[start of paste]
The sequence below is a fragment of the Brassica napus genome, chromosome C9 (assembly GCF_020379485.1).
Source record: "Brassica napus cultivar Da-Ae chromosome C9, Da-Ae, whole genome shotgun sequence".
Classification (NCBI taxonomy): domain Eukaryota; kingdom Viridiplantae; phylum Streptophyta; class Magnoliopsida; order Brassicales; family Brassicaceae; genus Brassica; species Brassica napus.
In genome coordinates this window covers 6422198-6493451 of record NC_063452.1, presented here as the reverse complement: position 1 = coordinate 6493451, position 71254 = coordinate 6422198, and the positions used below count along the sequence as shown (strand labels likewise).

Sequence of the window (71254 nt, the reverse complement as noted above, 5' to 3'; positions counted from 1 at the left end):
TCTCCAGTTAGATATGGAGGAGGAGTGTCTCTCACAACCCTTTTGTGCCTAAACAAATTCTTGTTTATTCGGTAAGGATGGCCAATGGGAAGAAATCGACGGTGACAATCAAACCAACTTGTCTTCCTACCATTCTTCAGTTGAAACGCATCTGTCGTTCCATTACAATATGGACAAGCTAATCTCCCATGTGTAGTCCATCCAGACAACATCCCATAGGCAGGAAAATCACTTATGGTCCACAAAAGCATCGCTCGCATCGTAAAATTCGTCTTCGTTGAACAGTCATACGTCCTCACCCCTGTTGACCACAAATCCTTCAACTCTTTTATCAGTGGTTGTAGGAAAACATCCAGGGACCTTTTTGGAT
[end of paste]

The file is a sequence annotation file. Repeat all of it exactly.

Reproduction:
The sequence below is a fragment of the Brassica napus genome, chromosome C9 (assembly GCF_020379485.1).
Source record: "Brassica napus cultivar Da-Ae chromosome C9, Da-Ae, whole genome shotgun sequence".
Classification (NCBI taxonomy): domain Eukaryota; kingdom Viridiplantae; phylum Streptophyta; class Magnoliopsida; order Brassicales; family Brassicaceae; genus Brassica; species Brassica napus.
In genome coordinates this window covers 6422198-6493451 of record NC_063452.1, presented here as the reverse complement: position 1 = coordinate 6493451, position 71254 = coordinate 6422198, and the positions used below count along the sequence as shown (strand labels likewise).

Sequence of the window (71254 nt, the reverse complement as noted above, 5' to 3'; positions counted from 1 at the left end):
TCTCCAGTTAGATATGGAGGAGGAGTGTCTCTCACAACCCTTTTGTGCCTAAACAAATTCTTGTTTATTCGGTAAGGATGGCCAATGGGAAGAAATCGACGGTGACAATCAAACCAACTTGTCTTCCTACCATTCTTCAGTTGAAACGCATCTGTCGTTCCATTACAATATGGACAAGCTAATCTCCCATGTGTAGTCCATCCAGACAACATCCCATAGGCAGGAAAATCACTTATGGTCCACAAAAGCATCGCTCGCATCGTAAAATTCGTCTTCGTTGAACAGTCATACGTCCTCACCCCTGTTGACCACAAATCCTTCAACTCTTTTATCAGTGGTTGTAGGAAAACATCCAGGGACCTTTTTGGAT